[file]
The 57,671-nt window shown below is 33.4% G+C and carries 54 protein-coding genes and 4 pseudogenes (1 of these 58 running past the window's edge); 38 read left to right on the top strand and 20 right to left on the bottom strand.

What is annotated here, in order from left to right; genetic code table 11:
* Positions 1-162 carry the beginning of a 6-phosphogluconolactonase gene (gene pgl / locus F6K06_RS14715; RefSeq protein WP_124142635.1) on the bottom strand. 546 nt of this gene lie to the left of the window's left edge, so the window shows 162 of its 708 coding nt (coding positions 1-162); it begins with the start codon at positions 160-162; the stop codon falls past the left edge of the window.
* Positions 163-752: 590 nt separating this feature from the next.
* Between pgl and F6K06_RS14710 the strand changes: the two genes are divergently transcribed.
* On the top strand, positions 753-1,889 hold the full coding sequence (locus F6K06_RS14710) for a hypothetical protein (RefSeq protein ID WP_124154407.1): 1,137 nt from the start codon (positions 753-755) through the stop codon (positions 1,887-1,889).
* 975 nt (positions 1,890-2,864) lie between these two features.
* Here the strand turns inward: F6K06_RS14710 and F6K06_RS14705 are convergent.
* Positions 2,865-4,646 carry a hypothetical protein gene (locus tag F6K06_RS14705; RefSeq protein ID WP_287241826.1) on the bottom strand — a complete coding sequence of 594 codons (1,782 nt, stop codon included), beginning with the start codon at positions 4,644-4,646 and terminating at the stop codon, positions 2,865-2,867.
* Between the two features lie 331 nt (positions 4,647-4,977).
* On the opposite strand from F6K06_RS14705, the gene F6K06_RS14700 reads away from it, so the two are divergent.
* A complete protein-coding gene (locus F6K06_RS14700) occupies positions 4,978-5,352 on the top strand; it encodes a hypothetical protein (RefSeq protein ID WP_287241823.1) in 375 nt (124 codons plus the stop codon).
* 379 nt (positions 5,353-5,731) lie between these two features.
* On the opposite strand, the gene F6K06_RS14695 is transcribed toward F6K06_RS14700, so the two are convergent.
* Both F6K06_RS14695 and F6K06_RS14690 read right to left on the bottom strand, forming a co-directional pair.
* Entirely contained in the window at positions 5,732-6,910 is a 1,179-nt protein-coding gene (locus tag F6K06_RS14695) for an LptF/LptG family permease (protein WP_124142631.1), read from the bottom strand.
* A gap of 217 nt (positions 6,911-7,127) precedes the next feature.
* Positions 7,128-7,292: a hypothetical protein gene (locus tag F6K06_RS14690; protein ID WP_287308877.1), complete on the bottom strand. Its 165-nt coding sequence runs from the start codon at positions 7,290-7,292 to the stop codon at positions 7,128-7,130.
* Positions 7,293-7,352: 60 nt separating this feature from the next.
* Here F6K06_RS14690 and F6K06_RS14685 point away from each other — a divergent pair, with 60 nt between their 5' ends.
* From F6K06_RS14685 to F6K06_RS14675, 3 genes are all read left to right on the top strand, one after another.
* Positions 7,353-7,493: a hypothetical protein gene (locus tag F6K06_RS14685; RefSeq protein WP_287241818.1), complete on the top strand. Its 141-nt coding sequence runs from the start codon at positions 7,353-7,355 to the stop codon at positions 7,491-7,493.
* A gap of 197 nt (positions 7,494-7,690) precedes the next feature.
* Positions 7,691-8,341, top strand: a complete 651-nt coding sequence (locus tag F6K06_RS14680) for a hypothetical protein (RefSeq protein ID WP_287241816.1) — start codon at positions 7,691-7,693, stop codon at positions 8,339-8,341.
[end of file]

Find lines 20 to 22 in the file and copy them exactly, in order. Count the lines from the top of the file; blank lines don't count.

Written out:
* Here F6K06_RS14690 and F6K06_RS14685 point away from each other — a divergent pair, with 60 nt between their 5' ends.
* From F6K06_RS14685 to F6K06_RS14675, 3 genes are all read left to right on the top strand, one after another.
* Positions 7,353-7,493: a hypothetical protein gene (locus tag F6K06_RS14685; RefSeq protein WP_287241818.1), complete on the top strand. Its 141-nt coding sequence runs from the start codon at positions 7,353-7,355 to the stop codon at positions 7,491-7,493.